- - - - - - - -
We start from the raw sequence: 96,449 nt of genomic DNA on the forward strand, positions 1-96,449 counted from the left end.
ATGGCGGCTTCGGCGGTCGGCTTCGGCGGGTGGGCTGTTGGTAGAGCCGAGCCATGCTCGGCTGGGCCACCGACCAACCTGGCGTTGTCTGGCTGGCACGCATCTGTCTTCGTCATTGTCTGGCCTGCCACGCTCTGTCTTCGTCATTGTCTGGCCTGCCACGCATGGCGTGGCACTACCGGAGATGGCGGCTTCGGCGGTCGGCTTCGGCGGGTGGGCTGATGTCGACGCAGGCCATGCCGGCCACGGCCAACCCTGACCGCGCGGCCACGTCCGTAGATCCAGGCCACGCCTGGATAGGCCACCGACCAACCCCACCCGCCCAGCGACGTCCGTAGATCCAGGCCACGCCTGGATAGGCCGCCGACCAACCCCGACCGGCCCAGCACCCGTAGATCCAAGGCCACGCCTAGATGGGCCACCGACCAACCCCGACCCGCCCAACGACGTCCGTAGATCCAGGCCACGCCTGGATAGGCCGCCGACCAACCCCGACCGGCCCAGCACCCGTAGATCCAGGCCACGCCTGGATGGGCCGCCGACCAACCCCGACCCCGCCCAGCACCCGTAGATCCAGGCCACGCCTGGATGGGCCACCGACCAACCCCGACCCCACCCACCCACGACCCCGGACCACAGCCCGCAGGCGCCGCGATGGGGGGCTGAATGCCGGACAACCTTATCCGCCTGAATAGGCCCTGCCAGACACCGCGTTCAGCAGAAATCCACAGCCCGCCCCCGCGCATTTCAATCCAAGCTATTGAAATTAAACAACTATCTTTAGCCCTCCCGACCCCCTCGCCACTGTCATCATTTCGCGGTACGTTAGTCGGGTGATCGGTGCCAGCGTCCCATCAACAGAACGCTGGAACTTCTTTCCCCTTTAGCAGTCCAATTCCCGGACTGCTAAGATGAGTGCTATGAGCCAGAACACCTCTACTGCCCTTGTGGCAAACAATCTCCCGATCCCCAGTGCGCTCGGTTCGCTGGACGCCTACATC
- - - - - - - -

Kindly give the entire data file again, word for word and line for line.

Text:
We start from the raw sequence: 96,449 nt of genomic DNA on the forward strand, positions 1-96,449 counted from the left end.
ATGGCGGCTTCGGCGGTCGGCTTCGGCGGGTGGGCTGTTGGTAGAGCCGAGCCATGCTCGGCTGGGCCACCGACCAACCTGGCGTTGTCTGGCTGGCACGCATCTGTCTTCGTCATTGTCTGGCCTGCCACGCTCTGTCTTCGTCATTGTCTGGCCTGCCACGCATGGCGTGGCACTACCGGAGATGGCGGCTTCGGCGGTCGGCTTCGGCGGGTGGGCTGATGTCGACGCAGGCCATGCCGGCCACGGCCAACCCTGACCGCGCGGCCACGTCCGTAGATCCAGGCCACGCCTGGATAGGCCACCGACCAACCCCACCCGCCCAGCGACGTCCGTAGATCCAGGCCACGCCTGGATAGGCCGCCGACCAACCCCGACCGGCCCAGCACCCGTAGATCCAAGGCCACGCCTAGATGGGCCACCGACCAACCCCGACCCGCCCAACGACGTCCGTAGATCCAGGCCACGCCTGGATAGGCCGCCGACCAACCCCGACCGGCCCAGCACCCGTAGATCCAGGCCACGCCTGGATGGGCCGCCGACCAACCCCGACCCCGCCCAGCACCCGTAGATCCAGGCCACGCCTGGATGGGCCACCGACCAACCCCGACCCCACCCACCCACGACCCCGGACCACAGCCCGCAGGCGCCGCGATGGGGGGCTGAATGCCGGACAACCTTATCCGCCTGAATAGGCCCTGCCAGACACCGCGTTCAGCAGAAATCCACAGCCCGCCCCCGCGCATTTCAATCCAAGCTATTGAAATTAAACAACTATCTTTAGCCCTCCCGACCCCCTCGCCACTGTCATCATTTCGCGGTACGTTAGTCGGGTGATCGGTGCCAGCGTCCCATCAACAGAACGCTGGAACTTCTTTCCCCTTTAGCAGTCCAATTCCCGGACTGCTAAGATGAGTGCTATGAGCCAGAACACCTCTACTGCCCTTGTGGCAAACAATCTCCCGATCCCCAGTGCGCTCGGTTCGCTGGACGCCTACATC